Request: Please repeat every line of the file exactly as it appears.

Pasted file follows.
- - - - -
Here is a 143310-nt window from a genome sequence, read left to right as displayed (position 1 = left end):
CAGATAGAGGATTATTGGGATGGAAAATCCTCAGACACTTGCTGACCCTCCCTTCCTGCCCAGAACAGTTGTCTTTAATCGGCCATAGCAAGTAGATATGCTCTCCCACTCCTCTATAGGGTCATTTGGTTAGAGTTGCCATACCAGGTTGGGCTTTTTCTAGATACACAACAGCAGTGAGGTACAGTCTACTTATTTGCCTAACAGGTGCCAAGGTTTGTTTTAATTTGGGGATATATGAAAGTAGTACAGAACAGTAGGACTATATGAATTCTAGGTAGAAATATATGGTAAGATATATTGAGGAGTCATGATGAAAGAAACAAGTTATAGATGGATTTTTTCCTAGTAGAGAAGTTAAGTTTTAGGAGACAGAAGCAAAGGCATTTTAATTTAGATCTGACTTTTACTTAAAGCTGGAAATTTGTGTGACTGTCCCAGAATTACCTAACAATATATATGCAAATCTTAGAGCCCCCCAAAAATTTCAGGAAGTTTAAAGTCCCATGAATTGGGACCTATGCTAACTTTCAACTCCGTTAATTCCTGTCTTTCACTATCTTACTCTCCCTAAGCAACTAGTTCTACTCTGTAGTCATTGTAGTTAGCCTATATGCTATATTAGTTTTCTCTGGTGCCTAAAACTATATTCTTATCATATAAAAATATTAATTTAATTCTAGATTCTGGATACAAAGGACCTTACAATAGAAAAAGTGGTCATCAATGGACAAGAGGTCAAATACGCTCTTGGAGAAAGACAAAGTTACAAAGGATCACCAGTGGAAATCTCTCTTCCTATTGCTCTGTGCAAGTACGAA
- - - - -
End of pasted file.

Here is a 143310-nt window from a genome sequence, read left to right as displayed (position 1 = left end):
CAGATAGAGGATTATTGGGATGGAAAATCCTCAGACACTTGCTGACCCTCCCTTCCTGCCCAGAACAGTTGTCTTTAATCGGCCATAGCAAGTAGATATGCTCTCCCACTCCTCTATAGGGTCATTTGGTTAGAGTTGCCATACCAGGTTGGGCTTTTTCTAGATACACAACAGCAGTGAGGTACAGTCTACTTATTTGCCTAACAGGTGCCAAGGTTTGTTTTAATTTGGGGATATATGAAAGTAGTACAGAACAGTAGGACTATATGAATTCTAGGTAGAAATATATGGTAAGATATATTGAGGAGTCATGATGAAAGAAACAAGTTATAGATGGATTTTTTCCTAGTAGAGAAGTTAAGTTTTAGGAGACAGAAGCAAAGGCATTTTAATTTAGATCTGACTTTTACTTAAAGCTGGAAATTTGTGTGACTGTCCCAGAATTACCTAACAATATATATGCAAATCTTAGAGCCCCCCAAAAATTTCAGGAAGTTTAAAGTCCCATGAATTGGGACCTATGCTAACTTTCAACTCCGTTAATTCCTGTCTTTCACTATCTTACTCTCCCTAAGCAACTAGTTCTACTCTGTAGTCATTGTAGTTAGCCTATATGCTATATTAGTTTTCTCTGGTGCCTAAAACTATATTCTTATCATATAAAAATATTAATTTAATTCTAGATTCTGGATACAAAGGACCTTACAATAGAAAAAGTGGTCATCAATGGACAAGAGGTCAAATACGCTCTTGGAGAAAGACAAAGTTACAAAGGATCACCAGTGGAAATCTCTCTTCCTATTGCTCTGTGCAAGTACGAA